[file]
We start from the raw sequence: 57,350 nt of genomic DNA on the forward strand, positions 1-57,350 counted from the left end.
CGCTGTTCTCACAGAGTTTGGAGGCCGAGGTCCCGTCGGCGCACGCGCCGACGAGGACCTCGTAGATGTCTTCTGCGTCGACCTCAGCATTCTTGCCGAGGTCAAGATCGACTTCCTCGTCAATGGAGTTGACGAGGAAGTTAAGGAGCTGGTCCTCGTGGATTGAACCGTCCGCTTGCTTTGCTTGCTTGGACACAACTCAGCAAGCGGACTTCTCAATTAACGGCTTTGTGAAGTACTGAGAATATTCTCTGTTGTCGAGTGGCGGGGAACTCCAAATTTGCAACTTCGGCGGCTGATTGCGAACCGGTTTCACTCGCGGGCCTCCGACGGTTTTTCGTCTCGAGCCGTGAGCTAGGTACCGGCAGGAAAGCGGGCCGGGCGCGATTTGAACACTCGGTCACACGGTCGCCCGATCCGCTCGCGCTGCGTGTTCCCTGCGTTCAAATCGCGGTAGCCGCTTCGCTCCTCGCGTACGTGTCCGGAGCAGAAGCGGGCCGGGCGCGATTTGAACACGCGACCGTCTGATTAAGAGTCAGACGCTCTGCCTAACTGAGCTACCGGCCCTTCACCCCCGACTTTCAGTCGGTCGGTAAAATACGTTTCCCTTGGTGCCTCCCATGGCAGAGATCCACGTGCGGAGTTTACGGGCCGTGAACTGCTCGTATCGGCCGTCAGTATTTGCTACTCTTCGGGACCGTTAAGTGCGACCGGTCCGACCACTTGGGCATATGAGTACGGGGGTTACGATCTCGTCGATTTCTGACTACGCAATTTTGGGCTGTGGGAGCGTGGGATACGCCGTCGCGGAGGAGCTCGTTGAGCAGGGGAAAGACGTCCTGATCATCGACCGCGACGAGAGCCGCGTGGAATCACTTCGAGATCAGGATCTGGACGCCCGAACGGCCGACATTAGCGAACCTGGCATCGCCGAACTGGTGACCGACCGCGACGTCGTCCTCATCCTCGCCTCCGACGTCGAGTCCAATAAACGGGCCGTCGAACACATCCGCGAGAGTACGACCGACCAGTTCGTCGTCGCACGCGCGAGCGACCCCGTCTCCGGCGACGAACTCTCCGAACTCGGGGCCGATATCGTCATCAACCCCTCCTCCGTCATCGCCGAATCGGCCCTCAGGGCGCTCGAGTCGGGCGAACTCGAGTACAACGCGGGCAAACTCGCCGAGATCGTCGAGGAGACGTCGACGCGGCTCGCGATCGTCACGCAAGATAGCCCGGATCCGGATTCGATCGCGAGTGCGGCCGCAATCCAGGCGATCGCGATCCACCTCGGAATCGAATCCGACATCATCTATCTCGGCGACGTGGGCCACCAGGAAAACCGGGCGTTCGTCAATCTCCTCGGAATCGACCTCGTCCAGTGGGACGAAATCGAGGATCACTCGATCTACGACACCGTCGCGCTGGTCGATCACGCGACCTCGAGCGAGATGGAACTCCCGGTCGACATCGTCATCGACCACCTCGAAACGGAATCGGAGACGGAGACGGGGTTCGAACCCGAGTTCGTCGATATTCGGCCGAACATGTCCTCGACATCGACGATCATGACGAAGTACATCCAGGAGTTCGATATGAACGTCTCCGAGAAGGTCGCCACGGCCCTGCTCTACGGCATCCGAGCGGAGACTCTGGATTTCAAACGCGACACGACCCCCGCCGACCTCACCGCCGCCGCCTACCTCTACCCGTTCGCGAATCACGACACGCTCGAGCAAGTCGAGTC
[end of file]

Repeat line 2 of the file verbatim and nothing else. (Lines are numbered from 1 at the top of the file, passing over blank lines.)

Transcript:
CGCTGTTCTCACAGAGTTTGGAGGCCGAGGTCCCGTCGGCGCACGCGCCGACGAGGACCTCGTAGATGTCTTCTGCGTCGACCTCAGCATTCTTGCCGAGGTCAAGATCGACTTCCTCGTCAATGGAGTTGACGAGGAAGTTAAGGAGCTGGTCCTCGTGGATTGAACCGTCCGCTTGCTTTGCTTGCTTGGACACAACTCAGCAAGCGGACTTCTCAATTAACGGCTTTGTGAAGTACTGAGAATATTCTCTGTTGTCGAGTGGCGGGGAACTCCAAATTTGCAACTTCGGCGGCTGATTGCGAACCGGTTTCACTCGCGGGCCTCCGACGGTTTTTCGTCTCGAGCCGTGAGCTAGGTACCGGCAGGAAAGCGGGCCGGGCGCGATTTGAACACTCGGTCACACGGTCGCCCGATCCGCTCGCGCTGCGTGTTCCCTGCGTTCAAATCGCGGTAGCCGCTTCGCTCCTCGCGTACGTGTCCGGAGCAGAAGCGGGCCGGGCGCGATTTGAACACGCGACCGTCTGATTAAGAGTCAGACGCTCTGCCTAACTGAGCTACCGGCCCTTCACCCCCGACTTTCAGTCGGTCGGTAAAATACGTTTCCCTTGGTGCCTCCCATGGCAGAGATCCACGTGCGGAGTTTACGGGCCGTGAACTGCTCGTATCGGCCGTCAGTATTTGCTACTCTTCGGGACCGTTAAGTGCGACCGGTCCGACCACTTGGGCATATGAGTACGGGGGTTACGATCTCGTCGATTTCTGACTACGCAATTTTGGGCTGTGGGAGCGTGGGATACGCCGTCGCGGAGGAGCTCGTTGAGCAGGGGAAAGACGTCCTGATCATCGACCGCGACGAGAGCCGCGTGGAATCACTTCGAGATCAGGATCTGGACGCCCGAACGGCCGACATTAGCGAACCTGGCATCGCCGAACTGGTGACCGACCGCGACGTCGTCCTCATCCTCGCCTCCGACGTCGAGTCCAATAAACGGGCCGTCGAACACATCCGCGAGAGTACGACCGACCAGTTCGTCGTCGCACGCGCGAGCGACCCCGTCTCCGGCGACGAACTCTCCGAACTCGGGGCCGATATCGTCATCAACCCCTCCTCCGTCATCGCCGAATCGGCCCTCAGGGCGCTCGAGTCGGGCGAACTCGAGTACAACGCGGGCAAACTCGCCGAGATCGTCGAGGAGACGTCGACGCGGCTCGCGATCGTCACGCAAGATAGCCCGGATCCGGATTCGATCGCGAGTGCGGCCGCAATCCAGGCGATCGCGATCCACCTCGGAATCGAATCCGACATCATCTATCTCGGCGACGTGGGCCACCAGGAAAACCGGGCGTTCGTCAATCTCCTCGGAATCGACCTCGTCCAGTGGGACGAAATCGAGGATCACTCGATCTACGACACCGTCGCGCTGGTCGATCACGCGACCTCGAGCGAGATGGAACTCCCGGTCGACATCGTCATCGACCACCTCGAAACGGAATCGGAGACGGAGACGGGGTTCGAACCCGAGTTCGTCGATATTCGGCCGAACATGTCCTCGACATCGACGATCATGACGAAGTACATCCAGGAGTTCGATATGAACGTCTCCGAGAAGGTCGCCACGGCCCTGCTCTACGGCATCCGAGCGGAGACTCTGGATTTCAAACGCGACACGACCCCCGCCGACCTCACCGCCGCCGCCTACCTCTACCCGTTCGCGAATCACGACACGCTCGAGCAAGTCGAGTC